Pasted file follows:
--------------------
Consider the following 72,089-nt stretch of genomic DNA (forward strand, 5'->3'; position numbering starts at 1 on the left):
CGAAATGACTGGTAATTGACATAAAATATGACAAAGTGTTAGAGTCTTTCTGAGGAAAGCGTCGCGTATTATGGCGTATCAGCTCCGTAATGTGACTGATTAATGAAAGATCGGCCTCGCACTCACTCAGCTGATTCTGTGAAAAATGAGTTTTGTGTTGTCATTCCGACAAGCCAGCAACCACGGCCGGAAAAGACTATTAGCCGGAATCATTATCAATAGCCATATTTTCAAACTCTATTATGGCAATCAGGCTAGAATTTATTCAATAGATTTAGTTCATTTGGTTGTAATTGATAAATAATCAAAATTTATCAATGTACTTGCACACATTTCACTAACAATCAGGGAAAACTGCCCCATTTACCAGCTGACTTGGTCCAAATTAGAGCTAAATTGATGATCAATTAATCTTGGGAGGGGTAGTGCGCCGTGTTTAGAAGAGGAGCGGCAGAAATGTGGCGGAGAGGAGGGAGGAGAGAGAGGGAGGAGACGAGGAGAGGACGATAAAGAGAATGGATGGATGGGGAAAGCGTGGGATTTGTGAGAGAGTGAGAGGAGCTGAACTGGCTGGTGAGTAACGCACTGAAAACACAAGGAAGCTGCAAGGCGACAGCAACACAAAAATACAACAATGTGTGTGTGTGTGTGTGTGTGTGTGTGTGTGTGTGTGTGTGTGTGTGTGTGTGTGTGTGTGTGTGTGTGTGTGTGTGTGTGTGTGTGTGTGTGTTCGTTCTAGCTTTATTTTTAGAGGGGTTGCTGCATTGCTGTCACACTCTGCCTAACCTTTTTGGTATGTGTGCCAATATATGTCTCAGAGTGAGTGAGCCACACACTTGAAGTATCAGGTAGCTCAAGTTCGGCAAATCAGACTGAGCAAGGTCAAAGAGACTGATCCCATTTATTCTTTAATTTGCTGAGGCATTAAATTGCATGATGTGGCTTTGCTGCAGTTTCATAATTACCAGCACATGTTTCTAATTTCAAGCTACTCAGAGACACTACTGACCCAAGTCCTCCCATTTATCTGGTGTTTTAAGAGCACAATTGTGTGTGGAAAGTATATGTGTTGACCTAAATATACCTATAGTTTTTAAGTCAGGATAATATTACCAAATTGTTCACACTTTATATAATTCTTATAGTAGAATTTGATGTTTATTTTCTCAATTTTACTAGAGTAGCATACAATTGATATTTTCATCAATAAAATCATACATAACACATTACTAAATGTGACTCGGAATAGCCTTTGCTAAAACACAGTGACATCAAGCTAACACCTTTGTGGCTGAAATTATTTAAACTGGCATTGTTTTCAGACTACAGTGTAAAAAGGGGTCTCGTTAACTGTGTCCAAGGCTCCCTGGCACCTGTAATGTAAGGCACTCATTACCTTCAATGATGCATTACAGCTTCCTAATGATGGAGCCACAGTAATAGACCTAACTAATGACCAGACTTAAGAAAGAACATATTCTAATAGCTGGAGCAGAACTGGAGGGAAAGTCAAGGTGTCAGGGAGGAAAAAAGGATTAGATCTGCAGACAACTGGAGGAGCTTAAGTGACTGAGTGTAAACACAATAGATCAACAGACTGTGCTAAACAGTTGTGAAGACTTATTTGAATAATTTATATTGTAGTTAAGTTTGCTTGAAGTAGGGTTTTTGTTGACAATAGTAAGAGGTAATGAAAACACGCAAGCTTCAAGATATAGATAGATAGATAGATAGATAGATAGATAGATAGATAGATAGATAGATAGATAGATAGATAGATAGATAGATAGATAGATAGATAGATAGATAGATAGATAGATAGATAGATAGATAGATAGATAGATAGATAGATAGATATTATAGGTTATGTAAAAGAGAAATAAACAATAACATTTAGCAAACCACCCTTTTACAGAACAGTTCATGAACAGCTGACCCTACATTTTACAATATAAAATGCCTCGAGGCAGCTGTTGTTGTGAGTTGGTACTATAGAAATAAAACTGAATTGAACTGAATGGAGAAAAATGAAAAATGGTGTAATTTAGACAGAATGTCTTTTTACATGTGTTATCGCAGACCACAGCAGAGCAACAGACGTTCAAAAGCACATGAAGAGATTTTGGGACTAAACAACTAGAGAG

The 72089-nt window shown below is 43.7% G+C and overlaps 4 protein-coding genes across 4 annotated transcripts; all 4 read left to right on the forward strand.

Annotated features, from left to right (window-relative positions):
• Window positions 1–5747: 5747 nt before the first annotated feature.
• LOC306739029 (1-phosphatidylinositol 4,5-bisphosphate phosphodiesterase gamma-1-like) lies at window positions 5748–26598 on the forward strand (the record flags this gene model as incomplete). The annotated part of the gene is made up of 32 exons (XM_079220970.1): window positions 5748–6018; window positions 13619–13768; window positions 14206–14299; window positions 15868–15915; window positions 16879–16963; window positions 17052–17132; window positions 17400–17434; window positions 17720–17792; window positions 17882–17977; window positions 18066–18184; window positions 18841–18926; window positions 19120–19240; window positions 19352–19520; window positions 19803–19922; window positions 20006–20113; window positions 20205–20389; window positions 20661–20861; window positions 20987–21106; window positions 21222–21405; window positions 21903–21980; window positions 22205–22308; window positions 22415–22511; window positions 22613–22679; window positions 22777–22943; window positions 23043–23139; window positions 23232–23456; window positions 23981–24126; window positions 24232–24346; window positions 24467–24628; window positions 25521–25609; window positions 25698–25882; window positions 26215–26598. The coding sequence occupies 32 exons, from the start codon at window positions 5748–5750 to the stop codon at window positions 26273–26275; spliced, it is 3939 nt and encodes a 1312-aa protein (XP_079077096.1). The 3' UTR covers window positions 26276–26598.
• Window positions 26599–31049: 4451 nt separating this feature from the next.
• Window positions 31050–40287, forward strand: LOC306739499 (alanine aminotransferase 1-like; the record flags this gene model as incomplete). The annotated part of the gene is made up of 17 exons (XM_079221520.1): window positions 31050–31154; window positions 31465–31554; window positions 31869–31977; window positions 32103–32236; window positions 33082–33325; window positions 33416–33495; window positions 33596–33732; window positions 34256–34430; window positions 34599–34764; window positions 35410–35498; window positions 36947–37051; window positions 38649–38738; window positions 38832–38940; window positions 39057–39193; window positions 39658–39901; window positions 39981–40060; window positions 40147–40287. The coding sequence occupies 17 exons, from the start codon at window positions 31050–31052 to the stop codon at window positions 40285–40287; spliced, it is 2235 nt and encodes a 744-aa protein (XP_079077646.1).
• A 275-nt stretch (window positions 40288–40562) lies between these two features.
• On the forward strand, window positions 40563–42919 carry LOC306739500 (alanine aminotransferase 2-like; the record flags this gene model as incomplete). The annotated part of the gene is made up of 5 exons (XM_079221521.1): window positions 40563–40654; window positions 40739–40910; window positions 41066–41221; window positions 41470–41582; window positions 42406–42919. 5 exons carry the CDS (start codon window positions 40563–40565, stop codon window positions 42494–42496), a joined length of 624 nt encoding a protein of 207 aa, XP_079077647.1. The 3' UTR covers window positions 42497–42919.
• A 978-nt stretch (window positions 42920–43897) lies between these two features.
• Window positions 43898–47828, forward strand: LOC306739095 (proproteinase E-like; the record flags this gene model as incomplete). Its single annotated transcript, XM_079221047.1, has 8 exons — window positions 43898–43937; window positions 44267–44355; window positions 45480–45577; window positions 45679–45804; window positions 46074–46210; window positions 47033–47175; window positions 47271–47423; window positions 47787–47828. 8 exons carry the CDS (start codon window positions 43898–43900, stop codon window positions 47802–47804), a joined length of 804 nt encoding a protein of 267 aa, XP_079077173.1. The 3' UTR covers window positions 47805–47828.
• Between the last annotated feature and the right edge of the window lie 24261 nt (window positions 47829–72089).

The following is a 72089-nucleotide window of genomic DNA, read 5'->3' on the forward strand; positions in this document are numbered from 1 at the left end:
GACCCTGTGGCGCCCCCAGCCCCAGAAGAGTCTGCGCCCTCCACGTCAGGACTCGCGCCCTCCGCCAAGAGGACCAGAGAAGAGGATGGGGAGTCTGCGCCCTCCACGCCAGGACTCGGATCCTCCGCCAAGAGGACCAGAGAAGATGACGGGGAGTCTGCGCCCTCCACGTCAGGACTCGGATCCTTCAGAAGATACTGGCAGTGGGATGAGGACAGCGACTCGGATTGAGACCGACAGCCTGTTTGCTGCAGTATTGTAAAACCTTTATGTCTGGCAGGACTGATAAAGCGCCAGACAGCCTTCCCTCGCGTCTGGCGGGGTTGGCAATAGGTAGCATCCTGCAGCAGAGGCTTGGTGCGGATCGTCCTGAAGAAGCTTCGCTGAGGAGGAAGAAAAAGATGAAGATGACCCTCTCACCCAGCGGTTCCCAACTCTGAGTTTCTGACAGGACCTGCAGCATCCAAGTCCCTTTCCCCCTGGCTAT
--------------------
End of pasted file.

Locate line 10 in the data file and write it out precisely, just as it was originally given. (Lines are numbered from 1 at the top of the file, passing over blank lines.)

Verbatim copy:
• On the forward strand, window positions 40563–42919 carry LOC306739500 (alanine aminotransferase 2-like; the record flags this gene model as incomplete). The annotated part of the gene is made up of 5 exons (XM_079221521.1): window positions 40563–40654; window positions 40739–40910; window positions 41066–41221; window positions 41470–41582; window positions 42406–42919. 5 exons carry the CDS (start codon window positions 40563–40565, stop codon window positions 42494–42496), a joined length of 624 nt encoding a protein of 207 aa, XP_079077647.1. The 3' UTR covers window positions 42497–42919.